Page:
Claesson earns first loss |

Claesson earns first loss

The mighty Buck Claesson, last year’s state champion in the 112-pound weight class, finally suffered a loss this season, and then he suffered another.

Claesson, who moved up to the 125-pound weight class this season, was seeded first this weekend in tournament play at Sparks High School. Claesson had entered the tournament with an intimidating record of 18-0.

Claesson’s first match was against Nathan Tate, from Caldwell High School in Idaho. Claesson was handling Tate easily by a score of 12-0, when he was thrown in a move that he couldn’t get out of and was subsequently pinned, leading to his first loss of season.

But things would only get more challenging for Claesson in his second match. The No. 2 seed, Joel Rivadeneyra of Galena High School, lost his second round match. Because of cross-bracketing, a tournament procedure in running tournaments, the showdown was set between Claesson and Rivadeneyra.

The two already had a long history before this weekend, making matters more interesting and adding drama to the match. They have wrestled each other several times, dating back to their youth program days, with the pair basically splitting their wins and losses against each other. Rivadeneyra beat Claesson last year in tournament play at Fernley.

Claesson started strong on his feet against Rivadeneyra, scoring three takedowns and a two-point near fall, while letting Rivadeneyra up on his feet twice. Claesson took a commanding 7-2 lead into the last period of the match. As Claesson began to tire, Rivadeneyra put Claesson into a cradle pinning combination.

He would have won because of his lead in points, but he failed in his attempt to fight off the pin. Claesson’s record is now 18-2 for the season.

Assistant coach Ron Curtis cited a lack of mental preparation and an underestimation of the competition that plagued some Truckee High School wrestlers, including Claesson, this weekend.

“There were some rude awakenings, learning experiences, surprises and disappointments,” said Curtis.

The rude awakening for Truckee was that some kids were not prepared mentally for the toughness of this tournament.

Tim Curtis, who entered the tournament 15-4, lost his first two matches and was eliminated from tournament play. If there is any consolation for Curtis, his first loss came against the No. 1 seed in the 135-pound weight class.

Some of the other younger and less experienced wrestlers had similar results in Sparks.

“I think everyone wrestling learned something from the tournament,” said Ron Curtis. “Some learned they were not in shape like they thought they were. Others did not prepare themselves mentally or prepare themselves physically for matches. Others probably realized they need to work on execution of moves a bit more seriously at practice.”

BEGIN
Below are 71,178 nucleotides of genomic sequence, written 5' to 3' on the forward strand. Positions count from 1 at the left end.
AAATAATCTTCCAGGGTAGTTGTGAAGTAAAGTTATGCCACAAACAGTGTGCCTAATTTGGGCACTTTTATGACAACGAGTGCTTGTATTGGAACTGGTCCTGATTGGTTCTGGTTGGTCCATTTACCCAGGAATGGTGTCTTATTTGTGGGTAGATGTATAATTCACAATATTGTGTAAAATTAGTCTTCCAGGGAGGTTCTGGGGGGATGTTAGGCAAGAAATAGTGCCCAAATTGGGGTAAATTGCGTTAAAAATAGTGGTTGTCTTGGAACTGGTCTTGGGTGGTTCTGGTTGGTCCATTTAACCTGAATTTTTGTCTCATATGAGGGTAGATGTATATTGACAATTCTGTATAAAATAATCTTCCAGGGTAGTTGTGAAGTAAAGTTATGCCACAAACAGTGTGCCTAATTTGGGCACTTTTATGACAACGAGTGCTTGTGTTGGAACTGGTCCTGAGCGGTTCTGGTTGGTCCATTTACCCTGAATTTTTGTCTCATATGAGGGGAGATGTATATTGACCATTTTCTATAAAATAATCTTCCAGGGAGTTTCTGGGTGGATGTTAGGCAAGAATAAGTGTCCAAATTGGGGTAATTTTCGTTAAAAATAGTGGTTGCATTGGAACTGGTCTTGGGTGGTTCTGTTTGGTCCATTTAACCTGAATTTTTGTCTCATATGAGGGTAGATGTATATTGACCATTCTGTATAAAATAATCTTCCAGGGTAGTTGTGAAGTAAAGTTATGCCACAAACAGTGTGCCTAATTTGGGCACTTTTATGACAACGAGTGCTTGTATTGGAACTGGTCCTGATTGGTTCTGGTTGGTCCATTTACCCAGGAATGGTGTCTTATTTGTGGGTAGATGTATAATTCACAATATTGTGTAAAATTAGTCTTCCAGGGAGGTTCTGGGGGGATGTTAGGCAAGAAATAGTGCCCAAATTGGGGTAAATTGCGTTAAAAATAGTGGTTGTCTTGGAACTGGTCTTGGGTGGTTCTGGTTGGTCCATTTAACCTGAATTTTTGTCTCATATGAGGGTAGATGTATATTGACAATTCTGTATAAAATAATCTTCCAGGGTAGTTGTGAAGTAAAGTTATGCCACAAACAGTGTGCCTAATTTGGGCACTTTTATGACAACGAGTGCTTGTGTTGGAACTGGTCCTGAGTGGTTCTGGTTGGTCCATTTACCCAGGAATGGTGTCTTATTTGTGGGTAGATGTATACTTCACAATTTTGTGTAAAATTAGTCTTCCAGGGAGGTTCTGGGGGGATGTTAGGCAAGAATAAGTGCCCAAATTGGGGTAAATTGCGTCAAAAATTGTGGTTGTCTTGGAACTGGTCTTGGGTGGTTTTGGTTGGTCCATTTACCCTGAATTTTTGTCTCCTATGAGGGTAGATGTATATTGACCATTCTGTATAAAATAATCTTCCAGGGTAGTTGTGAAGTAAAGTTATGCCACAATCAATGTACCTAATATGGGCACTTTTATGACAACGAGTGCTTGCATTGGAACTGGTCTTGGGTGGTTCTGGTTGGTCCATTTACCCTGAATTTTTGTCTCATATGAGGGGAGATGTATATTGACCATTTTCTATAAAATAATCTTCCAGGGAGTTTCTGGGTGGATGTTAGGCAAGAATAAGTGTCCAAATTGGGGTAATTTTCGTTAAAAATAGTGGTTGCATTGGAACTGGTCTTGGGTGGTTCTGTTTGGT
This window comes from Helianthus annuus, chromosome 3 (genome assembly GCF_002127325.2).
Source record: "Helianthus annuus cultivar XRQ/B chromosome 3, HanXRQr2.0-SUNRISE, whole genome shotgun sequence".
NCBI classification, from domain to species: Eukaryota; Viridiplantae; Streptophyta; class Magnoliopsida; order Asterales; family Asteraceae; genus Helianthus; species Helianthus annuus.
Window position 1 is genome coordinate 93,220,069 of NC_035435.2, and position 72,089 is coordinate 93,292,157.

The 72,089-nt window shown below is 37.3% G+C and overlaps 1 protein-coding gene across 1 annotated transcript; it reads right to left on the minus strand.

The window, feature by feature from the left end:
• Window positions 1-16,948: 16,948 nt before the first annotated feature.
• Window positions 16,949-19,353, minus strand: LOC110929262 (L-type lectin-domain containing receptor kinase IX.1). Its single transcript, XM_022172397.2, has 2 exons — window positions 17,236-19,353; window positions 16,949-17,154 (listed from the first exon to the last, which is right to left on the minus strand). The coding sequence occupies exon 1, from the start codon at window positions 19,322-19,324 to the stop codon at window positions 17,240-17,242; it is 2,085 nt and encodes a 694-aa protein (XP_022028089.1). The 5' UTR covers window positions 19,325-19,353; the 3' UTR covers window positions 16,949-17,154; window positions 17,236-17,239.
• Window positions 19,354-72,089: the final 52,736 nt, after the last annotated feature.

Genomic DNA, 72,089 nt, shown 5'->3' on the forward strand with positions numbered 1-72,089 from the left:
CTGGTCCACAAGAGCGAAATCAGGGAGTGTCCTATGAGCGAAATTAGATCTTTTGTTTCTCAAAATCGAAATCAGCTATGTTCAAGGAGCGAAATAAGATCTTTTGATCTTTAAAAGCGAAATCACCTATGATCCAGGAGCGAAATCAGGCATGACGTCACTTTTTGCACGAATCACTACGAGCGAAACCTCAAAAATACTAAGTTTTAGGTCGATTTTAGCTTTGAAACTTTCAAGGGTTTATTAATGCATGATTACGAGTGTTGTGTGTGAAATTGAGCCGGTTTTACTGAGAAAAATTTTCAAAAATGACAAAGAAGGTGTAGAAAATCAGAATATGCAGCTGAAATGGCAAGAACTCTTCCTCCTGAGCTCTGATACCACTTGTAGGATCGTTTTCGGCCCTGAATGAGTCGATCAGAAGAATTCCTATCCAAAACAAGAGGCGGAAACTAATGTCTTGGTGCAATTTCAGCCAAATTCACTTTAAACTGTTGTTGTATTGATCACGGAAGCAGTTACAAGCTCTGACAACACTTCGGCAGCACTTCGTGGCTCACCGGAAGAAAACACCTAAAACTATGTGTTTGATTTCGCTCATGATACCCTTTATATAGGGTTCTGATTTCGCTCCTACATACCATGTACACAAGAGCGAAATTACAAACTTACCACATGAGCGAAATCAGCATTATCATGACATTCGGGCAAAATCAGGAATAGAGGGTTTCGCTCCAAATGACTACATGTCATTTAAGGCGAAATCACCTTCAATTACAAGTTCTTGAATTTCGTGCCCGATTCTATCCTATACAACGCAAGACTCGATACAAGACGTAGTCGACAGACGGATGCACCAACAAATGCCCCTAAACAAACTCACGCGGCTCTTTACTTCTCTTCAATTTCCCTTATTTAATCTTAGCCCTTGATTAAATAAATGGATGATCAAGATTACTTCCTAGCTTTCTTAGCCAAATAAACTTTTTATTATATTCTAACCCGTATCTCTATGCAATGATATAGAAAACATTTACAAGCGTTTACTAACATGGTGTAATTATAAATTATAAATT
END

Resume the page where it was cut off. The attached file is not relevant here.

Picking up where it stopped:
A great breakout story for the Wolverines was Scott Rice, a junior and a first-year wrestler. Wrestling in the 140-pound weight class, Rice went 2-2. He was a mere win away from placing at the tournament.

“He has been learning a lot all season and he really works hard at practice,” Curtis said. “He’s been improving each time he goes out there and wrestles. He’s doing a great job on his feet (in maneuvering) takedowns.”

Shane Wright, wrestling at 171 pounds, went 2-2. Wright was seeded No. 2, but he was pinned by Reed High School’s Dan Barraga in the championship bracket. He then lost a close double overtime match in the consolation bracket.

In a weekend with few positives, Marcus Waters placed fourth overall in the tournament in the 152-pound weight class. Waters won his first two matches before losing to two-time state champion Jarin Prokasky of Lowry High School. Waters bounced back to win two more matches in the consolation bracket before losing to Mike Brooks of Pershing County High School.

“Marcus beat two really good wrestlers, one from Spanish Springs High School and another from Fernley High School in an overtime victory,” Curtis said.

The Wolverines will travel to Tonapah, Nev. for a two-day tournament starting Friday.

Support Local Journalism


Support Local Journalism

Readers around Lake Tahoe, Truckee, and beyond make the Sierra Sun's work possible. Your financial contribution supports our efforts to deliver quality, locally relevant journalism.

Now more than ever, your support is critical to help us keep our community informed about the evolving coronavirus pandemic and the impact it is having locally. Every contribution, however large or small, will make a difference.

Your donation will help us continue to cover COVID-19 and our other vital local news.

For tax deductible donations, click here.

Start a dialogue, stay on topic and be civil.
If you don't follow the rules, your comment may be deleted.

User Legend: iconModerator iconTrusted User


See more